Cause and tx for secondary osteoporosis:
iatrogenic, corticosteroid therapy
Most cases found in this population:
post-menopausal elderly women
First signs of osteoporosis after possibly remaining silent for yrs:
bone pain, gradual loss in heigh
Most common fracture site due to osteoporosis:
Who are more affected by osteoporosis, white or black women?
white, 1:2, vs 1:5
osteoprosis fractures are due to:
peak bone mass
Osteoporotic hip fractures mortality:
Gross appearance of osteoporosis fracture:
a depression, dec bone density
Osteoporosis risk factors:
Female, age, asian, white, early menopaus, low peak bone mass, inadequate Ca2+ intake, lack of exercise, alcohol, smoking, steroids
There is low ___ activity and high ___ activity in osteoporosis:
Which types of bone are thin in osteoporosis?
cortical and trabecular
Common fracture sites:
Femoral neck, Colles’ fractures (distal radius) in the hand in the wrist
At what age do women meet their peak bone mass?
35yo, demineralization thereafter
Consequences of osteoporosis in the spine:
pain, compression fractures (fxs), loss of height, stooped posture, kyphosis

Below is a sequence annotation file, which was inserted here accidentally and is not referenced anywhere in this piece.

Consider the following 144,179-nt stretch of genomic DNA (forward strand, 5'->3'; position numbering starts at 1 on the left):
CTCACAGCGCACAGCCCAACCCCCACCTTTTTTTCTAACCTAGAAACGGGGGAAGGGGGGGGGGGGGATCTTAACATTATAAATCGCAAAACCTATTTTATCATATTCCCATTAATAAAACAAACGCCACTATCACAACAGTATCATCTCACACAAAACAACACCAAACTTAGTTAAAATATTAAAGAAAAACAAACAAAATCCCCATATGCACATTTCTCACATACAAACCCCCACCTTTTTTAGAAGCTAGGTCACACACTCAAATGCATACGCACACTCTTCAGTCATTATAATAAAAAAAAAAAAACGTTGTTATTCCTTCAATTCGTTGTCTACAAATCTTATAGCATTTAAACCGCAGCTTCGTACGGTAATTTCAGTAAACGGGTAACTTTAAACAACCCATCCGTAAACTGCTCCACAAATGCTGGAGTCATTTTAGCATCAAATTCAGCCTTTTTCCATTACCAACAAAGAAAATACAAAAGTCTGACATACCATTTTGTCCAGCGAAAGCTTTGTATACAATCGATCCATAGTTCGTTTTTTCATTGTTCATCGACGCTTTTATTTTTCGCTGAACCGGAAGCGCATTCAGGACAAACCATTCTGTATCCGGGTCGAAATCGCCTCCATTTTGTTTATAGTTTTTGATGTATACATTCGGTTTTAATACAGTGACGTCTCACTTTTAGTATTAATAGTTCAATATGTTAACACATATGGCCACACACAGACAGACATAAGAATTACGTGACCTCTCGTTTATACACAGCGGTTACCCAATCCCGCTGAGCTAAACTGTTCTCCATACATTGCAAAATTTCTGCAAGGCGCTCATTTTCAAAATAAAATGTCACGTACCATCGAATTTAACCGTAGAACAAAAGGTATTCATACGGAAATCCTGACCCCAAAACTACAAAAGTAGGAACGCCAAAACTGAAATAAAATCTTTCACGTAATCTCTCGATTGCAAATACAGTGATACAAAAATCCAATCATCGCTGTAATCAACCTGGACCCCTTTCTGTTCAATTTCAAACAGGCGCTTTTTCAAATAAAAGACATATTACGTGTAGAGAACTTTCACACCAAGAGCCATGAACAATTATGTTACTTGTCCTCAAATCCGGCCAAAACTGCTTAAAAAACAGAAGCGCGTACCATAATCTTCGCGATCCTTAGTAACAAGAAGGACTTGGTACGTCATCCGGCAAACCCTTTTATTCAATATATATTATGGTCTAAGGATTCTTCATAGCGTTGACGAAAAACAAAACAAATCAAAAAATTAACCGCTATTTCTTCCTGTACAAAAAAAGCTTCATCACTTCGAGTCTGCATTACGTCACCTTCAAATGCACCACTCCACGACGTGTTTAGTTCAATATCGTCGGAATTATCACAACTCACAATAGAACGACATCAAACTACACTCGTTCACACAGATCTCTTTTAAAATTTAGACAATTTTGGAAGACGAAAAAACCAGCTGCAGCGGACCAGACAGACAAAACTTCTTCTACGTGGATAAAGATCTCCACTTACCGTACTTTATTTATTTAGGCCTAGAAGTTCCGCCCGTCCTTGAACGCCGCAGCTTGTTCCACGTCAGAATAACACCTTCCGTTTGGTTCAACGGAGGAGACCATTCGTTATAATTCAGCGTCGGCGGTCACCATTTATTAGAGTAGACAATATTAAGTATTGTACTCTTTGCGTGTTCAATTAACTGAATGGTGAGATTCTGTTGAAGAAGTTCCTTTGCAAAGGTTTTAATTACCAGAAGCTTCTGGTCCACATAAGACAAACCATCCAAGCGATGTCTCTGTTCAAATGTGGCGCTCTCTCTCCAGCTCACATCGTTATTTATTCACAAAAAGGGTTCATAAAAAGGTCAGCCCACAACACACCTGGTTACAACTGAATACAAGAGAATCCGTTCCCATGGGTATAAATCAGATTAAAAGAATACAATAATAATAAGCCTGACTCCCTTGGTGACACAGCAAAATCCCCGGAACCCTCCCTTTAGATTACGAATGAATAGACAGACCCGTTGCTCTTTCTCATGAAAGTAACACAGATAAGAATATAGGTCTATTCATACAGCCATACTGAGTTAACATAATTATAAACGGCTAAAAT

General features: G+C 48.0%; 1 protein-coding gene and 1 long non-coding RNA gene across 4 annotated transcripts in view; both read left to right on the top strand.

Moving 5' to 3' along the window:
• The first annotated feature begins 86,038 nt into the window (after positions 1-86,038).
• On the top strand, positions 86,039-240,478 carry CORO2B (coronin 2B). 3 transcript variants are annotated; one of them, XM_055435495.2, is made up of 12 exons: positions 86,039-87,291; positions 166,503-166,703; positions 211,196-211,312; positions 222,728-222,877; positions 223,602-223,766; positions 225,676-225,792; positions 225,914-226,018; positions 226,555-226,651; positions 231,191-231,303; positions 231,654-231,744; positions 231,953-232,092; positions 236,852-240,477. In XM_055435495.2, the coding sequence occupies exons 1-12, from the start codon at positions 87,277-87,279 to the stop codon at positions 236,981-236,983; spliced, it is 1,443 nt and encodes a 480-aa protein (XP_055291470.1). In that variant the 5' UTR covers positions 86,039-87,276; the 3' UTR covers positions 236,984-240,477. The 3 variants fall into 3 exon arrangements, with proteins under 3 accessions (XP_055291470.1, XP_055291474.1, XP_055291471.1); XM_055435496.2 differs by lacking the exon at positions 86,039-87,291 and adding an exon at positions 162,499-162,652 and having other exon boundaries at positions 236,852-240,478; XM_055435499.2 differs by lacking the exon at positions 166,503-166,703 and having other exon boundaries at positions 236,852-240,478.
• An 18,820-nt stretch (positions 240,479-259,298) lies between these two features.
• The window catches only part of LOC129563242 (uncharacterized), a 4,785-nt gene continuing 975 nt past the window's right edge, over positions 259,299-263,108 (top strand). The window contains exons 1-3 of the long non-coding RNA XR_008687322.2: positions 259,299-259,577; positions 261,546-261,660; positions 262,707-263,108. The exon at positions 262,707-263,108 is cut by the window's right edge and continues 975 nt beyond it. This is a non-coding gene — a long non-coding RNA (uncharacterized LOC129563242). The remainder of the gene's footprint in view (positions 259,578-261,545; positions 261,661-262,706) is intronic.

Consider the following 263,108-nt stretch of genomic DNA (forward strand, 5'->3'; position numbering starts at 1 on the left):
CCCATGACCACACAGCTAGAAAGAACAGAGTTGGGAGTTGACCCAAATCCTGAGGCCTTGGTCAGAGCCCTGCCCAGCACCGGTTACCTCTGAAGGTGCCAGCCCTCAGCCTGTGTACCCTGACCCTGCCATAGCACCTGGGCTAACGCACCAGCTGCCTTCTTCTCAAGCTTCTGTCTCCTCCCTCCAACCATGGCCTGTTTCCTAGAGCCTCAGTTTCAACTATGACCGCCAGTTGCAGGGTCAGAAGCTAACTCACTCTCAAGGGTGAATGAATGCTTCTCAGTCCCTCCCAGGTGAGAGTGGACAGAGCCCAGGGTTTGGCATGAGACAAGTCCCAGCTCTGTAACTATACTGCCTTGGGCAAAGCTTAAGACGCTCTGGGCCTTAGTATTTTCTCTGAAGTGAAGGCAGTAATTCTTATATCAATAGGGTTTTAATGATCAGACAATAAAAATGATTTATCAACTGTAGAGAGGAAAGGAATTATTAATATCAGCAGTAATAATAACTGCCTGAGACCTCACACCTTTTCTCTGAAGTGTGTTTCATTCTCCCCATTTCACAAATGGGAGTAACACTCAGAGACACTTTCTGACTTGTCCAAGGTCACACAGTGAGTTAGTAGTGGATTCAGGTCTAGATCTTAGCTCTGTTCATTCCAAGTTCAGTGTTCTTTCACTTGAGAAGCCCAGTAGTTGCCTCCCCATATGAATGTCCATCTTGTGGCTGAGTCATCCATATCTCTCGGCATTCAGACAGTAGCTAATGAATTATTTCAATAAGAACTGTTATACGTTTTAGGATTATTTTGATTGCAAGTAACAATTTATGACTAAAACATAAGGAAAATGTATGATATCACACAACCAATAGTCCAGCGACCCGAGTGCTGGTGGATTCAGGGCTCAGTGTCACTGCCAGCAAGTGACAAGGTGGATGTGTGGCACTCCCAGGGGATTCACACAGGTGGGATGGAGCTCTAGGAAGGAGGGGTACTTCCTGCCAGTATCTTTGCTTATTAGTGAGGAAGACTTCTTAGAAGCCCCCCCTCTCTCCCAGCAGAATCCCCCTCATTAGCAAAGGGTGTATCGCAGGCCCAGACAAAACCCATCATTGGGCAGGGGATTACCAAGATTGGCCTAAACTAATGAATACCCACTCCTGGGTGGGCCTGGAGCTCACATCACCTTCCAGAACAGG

Therapy for osteoporosis:
Regular exercise, diet, Ca2+, vit D, Limit alcohol, smoking, estrogen supplements, bisphosphonates inhibit -clast activity
Cause of osteonecrosis of jaw:
bisphosphonate therapy, fewer -clasts interfere w bone remodellin
Osteonecrosis could easily be misdiagnosed as:
neuralgia inducing cavitating osetonecrosis (NICO_
Due to avascular (ischemic) osteonecrosis (NOT bisphosphonate therapy), in any bone, more susceptible to fracture
Case: 60yo white man, head enlarging for past 2 years, bowing of tibias, X-ray: thickening of skull
White, euro descent, < age 40, ocalized or generalized (85%), etiology – myxovirus particles in -clasts, cycles of bone resorption and reformation (Woven instead of lamellar bone formed), X-rays: lytic (more dense) & sclerotic (less dense) lesions, bones look thick, imbalance of breaking and creating bone
osteolytic phase of Paget's Disease:
high lesion, less bone, bone breaking
Osteosclerotic phase of Paget's diseases:
less lesions, more bone, looks thick, bone creation
Paget's diseases happens here:
Tibia, ilium, femur, vertebra, skull
Symptoms of Paget's disease:
Cranial nerve compression → VIII cranial nerve – deafness
Bone thickening in Paget's disease happens here:
from OUTER cortex, so bone is not compressing brain
pattern of new bone
How to see new, mosaic, woven bone best:
under polarized light
TF? lamellar bone is formed around mosaic bone:
F. not formed here
• Weak, woven, prone to fracture
bowing of the tibia, the bone is soft
osteosclerosis of the skull
Common in elderly, 90% > 60yo, morning stiffness, pain w use, improves w rest, related to physical stress, often weight bearing joints, exception is DIP (distal interphalangeal?) joints